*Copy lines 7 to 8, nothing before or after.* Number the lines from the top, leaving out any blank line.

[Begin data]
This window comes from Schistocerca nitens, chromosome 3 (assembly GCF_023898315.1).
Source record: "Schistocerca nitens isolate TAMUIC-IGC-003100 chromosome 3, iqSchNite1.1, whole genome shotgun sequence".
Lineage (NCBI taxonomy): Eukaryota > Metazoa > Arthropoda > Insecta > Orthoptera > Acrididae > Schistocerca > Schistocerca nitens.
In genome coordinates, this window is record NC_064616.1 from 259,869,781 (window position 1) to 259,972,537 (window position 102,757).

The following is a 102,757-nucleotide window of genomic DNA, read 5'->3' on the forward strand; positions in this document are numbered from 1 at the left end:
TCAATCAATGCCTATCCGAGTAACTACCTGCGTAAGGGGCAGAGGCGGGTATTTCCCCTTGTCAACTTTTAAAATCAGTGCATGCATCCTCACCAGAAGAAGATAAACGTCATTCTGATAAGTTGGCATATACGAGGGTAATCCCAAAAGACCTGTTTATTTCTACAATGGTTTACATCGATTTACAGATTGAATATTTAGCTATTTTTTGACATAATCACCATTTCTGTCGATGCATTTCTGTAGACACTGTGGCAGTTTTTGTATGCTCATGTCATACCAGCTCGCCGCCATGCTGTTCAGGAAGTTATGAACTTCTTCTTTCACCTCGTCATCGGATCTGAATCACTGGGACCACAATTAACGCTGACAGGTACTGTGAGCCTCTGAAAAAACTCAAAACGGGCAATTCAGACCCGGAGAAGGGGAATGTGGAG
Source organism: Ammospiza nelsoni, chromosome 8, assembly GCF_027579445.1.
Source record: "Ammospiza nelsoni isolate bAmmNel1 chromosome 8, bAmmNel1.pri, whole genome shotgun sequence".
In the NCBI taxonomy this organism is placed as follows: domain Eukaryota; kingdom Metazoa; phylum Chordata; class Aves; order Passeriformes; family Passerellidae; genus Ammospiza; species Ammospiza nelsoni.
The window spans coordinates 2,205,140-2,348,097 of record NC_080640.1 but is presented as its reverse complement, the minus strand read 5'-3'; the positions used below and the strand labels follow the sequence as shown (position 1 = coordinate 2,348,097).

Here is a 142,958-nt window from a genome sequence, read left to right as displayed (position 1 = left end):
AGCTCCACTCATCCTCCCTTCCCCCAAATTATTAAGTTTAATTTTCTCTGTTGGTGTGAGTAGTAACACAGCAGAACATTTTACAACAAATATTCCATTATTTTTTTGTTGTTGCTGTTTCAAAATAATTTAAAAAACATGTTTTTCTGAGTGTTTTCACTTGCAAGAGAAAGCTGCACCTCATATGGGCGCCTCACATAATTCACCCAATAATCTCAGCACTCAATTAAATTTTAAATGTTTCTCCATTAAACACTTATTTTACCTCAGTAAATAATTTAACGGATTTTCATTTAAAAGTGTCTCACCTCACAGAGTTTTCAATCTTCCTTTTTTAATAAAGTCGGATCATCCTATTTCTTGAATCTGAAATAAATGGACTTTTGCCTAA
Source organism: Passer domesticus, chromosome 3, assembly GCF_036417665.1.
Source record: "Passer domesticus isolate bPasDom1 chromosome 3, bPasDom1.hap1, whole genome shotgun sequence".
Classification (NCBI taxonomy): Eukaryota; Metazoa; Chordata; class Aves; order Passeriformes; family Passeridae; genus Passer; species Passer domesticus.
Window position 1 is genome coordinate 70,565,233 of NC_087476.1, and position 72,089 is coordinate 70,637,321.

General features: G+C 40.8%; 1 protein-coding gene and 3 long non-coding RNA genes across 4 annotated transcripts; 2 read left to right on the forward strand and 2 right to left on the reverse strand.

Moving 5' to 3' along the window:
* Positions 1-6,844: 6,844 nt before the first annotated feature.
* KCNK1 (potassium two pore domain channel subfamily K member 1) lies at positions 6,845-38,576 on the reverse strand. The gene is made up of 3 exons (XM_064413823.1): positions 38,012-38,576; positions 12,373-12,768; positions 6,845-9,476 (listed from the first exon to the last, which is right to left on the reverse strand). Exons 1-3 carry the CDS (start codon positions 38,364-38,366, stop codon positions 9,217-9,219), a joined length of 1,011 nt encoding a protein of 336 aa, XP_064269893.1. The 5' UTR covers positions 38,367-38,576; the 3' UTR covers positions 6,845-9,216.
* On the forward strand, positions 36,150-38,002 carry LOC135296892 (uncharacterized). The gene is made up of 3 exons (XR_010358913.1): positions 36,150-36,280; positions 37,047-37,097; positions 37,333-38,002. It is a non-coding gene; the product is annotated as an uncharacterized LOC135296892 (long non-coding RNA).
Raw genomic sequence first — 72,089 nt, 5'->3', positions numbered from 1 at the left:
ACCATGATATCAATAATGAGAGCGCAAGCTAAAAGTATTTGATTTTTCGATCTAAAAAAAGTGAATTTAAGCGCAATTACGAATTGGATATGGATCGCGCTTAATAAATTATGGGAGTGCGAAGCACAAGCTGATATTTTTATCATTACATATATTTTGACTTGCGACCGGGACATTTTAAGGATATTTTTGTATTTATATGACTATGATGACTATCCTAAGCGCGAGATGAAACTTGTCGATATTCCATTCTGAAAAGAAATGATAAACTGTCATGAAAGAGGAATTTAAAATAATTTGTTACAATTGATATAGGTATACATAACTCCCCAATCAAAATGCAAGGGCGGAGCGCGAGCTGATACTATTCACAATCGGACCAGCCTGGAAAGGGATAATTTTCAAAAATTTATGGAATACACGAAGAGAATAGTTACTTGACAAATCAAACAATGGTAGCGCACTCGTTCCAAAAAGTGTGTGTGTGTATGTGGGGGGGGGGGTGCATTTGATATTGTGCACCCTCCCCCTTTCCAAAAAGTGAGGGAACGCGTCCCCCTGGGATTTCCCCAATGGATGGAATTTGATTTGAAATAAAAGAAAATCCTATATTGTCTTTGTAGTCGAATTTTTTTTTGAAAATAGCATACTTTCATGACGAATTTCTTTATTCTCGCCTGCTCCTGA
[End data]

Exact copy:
Source organism: Ammospiza nelsoni, chromosome 8, assembly GCF_027579445.1.
Source record: "Ammospiza nelsoni isolate bAmmNel1 chromosome 8, bAmmNel1.pri, whole genome shotgun sequence".